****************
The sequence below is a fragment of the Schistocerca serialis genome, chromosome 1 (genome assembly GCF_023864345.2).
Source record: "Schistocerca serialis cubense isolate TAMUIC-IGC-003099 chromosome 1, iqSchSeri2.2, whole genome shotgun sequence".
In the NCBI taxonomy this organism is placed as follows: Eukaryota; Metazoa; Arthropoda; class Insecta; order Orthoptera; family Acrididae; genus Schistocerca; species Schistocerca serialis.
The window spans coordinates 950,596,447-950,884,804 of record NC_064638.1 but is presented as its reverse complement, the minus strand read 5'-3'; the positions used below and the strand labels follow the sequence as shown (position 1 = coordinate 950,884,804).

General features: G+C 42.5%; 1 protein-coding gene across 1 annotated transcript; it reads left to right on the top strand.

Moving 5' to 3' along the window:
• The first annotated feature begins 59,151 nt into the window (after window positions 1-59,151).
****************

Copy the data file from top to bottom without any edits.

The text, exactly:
The sequence below is a fragment of the Schistocerca serialis genome, chromosome 1 (genome assembly GCF_023864345.2).
Source record: "Schistocerca serialis cubense isolate TAMUIC-IGC-003099 chromosome 1, iqSchSeri2.2, whole genome shotgun sequence".
In the NCBI taxonomy this organism is placed as follows: Eukaryota; Metazoa; Arthropoda; class Insecta; order Orthoptera; family Acrididae; genus Schistocerca; species Schistocerca serialis.
The window spans coordinates 950,596,447-950,884,804 of record NC_064638.1 but is presented as its reverse complement, the minus strand read 5'-3'; the positions used below and the strand labels follow the sequence as shown (position 1 = coordinate 950,884,804).

General features: G+C 42.5%; 1 protein-coding gene across 1 annotated transcript; it reads left to right on the top strand.

Moving 5' to 3' along the window:
• The first annotated feature begins 59,151 nt into the window (after window positions 1-59,151).